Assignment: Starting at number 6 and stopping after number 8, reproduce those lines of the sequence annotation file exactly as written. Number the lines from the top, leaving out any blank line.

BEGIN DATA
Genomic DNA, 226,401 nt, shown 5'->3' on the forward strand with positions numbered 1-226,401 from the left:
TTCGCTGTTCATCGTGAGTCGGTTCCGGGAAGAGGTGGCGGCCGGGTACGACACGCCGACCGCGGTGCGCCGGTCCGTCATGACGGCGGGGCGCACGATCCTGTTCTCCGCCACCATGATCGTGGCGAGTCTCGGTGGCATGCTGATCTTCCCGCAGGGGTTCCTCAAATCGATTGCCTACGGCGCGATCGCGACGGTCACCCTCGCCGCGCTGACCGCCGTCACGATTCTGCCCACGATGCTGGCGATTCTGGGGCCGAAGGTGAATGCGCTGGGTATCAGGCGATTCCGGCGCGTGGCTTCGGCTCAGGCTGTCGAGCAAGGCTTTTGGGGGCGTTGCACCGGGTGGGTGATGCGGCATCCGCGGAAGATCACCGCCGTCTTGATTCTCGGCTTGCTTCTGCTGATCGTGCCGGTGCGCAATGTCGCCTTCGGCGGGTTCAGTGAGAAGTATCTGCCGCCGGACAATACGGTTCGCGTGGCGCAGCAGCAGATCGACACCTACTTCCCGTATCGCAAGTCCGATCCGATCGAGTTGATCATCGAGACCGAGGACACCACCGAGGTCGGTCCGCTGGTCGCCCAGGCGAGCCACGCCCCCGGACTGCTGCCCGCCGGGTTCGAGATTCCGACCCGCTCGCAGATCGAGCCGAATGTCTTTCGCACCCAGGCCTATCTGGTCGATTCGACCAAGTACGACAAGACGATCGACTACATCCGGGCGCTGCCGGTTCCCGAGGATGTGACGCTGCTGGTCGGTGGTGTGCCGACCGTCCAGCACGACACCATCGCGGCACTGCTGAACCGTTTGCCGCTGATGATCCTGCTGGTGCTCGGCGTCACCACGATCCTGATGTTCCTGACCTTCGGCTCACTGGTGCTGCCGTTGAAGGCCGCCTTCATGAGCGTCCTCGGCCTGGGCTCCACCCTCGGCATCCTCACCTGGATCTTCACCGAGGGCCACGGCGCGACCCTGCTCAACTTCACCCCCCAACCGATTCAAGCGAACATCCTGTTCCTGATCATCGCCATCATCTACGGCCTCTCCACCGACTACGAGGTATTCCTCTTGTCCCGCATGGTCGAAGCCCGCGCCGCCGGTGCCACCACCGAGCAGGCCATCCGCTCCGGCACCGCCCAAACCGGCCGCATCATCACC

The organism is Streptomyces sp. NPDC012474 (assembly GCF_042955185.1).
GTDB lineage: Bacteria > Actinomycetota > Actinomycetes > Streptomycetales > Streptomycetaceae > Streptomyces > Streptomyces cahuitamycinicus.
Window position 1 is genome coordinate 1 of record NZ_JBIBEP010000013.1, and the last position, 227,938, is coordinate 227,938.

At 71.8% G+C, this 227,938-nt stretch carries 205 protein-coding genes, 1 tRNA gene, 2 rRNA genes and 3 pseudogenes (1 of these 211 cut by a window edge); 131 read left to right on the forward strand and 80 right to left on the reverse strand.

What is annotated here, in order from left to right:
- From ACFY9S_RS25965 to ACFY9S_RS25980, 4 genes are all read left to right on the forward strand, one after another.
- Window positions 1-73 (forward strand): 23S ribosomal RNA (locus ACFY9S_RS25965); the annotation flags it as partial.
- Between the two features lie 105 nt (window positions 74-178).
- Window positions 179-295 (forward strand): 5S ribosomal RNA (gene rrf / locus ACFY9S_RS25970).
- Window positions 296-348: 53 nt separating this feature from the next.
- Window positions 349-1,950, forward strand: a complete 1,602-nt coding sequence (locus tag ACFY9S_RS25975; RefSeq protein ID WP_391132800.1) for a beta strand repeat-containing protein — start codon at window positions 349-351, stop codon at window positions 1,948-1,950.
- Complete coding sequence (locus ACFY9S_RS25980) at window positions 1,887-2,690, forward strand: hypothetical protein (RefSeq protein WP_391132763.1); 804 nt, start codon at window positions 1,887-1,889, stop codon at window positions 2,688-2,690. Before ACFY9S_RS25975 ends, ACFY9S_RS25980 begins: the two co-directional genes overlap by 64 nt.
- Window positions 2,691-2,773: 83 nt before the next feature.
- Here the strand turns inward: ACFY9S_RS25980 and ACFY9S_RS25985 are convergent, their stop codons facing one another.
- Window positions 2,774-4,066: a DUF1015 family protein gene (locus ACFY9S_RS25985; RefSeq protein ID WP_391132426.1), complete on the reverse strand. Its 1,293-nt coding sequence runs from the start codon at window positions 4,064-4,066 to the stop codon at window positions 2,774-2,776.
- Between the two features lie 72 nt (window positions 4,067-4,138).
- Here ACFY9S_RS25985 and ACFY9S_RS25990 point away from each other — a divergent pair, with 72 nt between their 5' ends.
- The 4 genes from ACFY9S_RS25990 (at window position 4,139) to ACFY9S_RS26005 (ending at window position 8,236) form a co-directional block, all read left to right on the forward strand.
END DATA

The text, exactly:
At 71.8% G+C, this 227,938-nt stretch carries 205 protein-coding genes, 1 tRNA gene, 2 rRNA genes and 3 pseudogenes (1 of these 211 cut by a window edge); 131 read left to right on the forward strand and 80 right to left on the reverse strand.

What is annotated here, in order from left to right:
- From ACFY9S_RS25965 to ACFY9S_RS25980, 4 genes are all read left to right on the forward strand, one after another.